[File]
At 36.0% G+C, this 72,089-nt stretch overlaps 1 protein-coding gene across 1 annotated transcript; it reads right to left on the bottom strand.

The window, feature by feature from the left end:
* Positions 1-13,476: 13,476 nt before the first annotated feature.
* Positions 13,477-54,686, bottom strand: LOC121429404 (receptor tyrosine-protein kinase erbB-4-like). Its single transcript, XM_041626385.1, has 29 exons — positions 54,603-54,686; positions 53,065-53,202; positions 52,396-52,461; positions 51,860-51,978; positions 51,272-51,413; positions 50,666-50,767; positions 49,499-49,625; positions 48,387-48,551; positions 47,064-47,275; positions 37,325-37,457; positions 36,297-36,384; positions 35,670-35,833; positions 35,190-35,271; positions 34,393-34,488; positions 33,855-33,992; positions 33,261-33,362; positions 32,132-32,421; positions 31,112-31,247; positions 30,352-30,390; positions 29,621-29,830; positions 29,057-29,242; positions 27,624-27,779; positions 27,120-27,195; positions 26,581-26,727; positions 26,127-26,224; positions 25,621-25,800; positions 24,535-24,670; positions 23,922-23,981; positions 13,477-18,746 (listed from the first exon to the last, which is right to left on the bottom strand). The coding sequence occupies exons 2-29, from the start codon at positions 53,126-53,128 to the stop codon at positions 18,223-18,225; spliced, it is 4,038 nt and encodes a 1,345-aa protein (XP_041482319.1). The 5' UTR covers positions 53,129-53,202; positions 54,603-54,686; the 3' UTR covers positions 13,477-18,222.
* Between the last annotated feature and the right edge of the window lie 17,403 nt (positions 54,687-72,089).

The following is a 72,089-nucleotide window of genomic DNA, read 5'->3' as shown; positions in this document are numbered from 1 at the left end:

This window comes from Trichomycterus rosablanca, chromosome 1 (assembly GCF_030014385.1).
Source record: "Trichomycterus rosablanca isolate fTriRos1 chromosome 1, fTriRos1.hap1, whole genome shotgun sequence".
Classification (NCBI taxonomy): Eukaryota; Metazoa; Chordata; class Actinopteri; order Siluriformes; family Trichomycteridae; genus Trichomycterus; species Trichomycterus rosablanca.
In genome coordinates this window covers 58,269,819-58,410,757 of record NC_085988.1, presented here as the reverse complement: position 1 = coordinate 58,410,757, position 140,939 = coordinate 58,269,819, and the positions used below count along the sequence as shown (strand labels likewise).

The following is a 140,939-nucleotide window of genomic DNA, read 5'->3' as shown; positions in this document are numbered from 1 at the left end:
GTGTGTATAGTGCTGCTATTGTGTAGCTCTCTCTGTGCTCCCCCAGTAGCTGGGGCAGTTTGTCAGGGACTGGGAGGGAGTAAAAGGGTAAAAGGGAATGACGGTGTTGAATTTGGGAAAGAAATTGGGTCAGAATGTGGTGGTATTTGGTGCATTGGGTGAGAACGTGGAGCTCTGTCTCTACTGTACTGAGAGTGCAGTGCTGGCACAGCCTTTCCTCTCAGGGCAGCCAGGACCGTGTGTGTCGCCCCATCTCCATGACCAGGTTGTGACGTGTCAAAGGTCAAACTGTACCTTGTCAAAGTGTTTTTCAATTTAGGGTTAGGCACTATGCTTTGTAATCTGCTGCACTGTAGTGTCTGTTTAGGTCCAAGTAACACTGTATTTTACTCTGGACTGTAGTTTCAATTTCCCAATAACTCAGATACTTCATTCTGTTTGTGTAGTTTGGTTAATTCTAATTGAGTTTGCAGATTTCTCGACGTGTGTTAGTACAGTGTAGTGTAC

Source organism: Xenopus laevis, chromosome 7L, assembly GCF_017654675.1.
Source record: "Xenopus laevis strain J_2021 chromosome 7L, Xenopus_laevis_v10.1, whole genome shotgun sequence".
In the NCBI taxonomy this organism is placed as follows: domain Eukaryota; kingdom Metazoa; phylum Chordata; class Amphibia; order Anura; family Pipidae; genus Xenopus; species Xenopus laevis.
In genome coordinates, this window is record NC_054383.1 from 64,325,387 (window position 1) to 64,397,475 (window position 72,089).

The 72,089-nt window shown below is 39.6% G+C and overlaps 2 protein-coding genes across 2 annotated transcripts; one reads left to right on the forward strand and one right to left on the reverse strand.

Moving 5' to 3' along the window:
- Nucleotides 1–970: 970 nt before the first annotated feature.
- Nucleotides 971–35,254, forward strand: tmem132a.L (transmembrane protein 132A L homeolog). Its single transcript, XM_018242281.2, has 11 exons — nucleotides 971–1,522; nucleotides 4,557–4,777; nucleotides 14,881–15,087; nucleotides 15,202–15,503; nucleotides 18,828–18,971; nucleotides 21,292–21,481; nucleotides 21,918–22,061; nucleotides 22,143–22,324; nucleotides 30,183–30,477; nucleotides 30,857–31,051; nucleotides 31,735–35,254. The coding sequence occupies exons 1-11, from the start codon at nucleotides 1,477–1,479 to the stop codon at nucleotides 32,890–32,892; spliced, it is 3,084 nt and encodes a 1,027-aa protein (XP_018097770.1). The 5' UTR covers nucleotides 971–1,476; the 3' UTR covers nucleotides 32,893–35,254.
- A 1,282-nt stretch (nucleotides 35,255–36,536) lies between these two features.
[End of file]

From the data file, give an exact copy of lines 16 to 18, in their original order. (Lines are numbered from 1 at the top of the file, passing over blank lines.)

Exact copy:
In genome coordinates, this window is record NC_054383.1 from 64,325,387 (window position 1) to 64,397,475 (window position 72,089).

The 72,089-nt window shown below is 39.6% G+C and overlaps 2 protein-coding genes across 2 annotated transcripts; one reads left to right on the forward strand and one right to left on the reverse strand.

Moving 5' to 3' along the window: